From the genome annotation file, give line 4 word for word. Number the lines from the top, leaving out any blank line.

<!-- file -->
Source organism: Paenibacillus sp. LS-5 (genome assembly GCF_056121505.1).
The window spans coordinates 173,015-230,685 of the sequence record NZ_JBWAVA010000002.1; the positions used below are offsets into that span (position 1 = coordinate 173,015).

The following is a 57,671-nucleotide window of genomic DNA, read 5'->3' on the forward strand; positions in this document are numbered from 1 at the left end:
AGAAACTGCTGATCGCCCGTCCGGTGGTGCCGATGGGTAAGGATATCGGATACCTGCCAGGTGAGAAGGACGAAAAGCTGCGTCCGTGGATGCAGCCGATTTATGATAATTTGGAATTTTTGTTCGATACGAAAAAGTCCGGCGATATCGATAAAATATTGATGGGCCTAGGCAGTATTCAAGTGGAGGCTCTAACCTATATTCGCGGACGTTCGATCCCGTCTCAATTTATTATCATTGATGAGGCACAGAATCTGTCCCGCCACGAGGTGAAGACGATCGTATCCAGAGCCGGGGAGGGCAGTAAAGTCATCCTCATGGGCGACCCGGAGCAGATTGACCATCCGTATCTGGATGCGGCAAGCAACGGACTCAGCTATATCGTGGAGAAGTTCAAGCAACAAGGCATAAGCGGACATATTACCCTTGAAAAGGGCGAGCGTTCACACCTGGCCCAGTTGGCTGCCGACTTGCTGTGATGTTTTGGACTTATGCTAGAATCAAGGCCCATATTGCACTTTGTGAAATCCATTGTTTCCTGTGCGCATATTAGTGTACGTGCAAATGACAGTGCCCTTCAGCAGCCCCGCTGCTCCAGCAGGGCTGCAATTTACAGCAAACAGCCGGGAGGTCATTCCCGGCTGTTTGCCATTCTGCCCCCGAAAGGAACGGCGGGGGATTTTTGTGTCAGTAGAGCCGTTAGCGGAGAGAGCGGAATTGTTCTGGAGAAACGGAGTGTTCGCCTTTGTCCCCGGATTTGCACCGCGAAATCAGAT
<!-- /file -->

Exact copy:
AGAAACTGCTGATCGCCCGTCCGGTGGTGCCGATGGGTAAGGATATCGGATACCTGCCAGGTGAGAAGGACGAAAAGCTGCGTCCGTGGATGCAGCCGATTTATGATAATTTGGAATTTTTGTTCGATACGAAAAAGTCCGGCGATATCGATAAAATATTGATGGGCCTAGGCAGTATTCAAGTGGAGGCTCTAACCTATATTCGCGGACGTTCGATCCCGTCTCAATTTATTATCATTGATGAGGCACAGAATCTGTCCCGCCACGAGGTGAAGACGATCGTATCCAGAGCCGGGGAGGGCAGTAAAGTCATCCTCATGGGCGACCCGGAGCAGATTGACCATCCGTATCTGGATGCGGCAAGCAACGGACTCAGCTATATCGTGGAGAAGTTCAAGCAACAAGGCATAAGCGGACATATTACCCTTGAAAAGGGCGAGCGTTCACACCTGGCCCAGTTGGCTGCCGACTTGCTGTGATGTTTTGGACTTATGCTAGAATCAAGGCCCATATTGCACTTTGTGAAATCCATTGTTTCCTGTGCGCATATTAGTGTACGTGCAAATGACAGTGCCCTTCAGCAGCCCCGCTGCTCCAGCAGGGCTGCAATTTACAGCAAACAGCCGGGAGGTCATTCCCGGCTGTTTGCCATTCTGCCCCCGAAAGGAACGGCGGGGGATTTTTGTGTCAGTAGAGCCGTTAGCGGAGAGAGCGGAATTGTTCTGGAGAAACGGAGTGTTCGCCTTTGTCCCCGGATTTGCACCGCGAAATCAGAT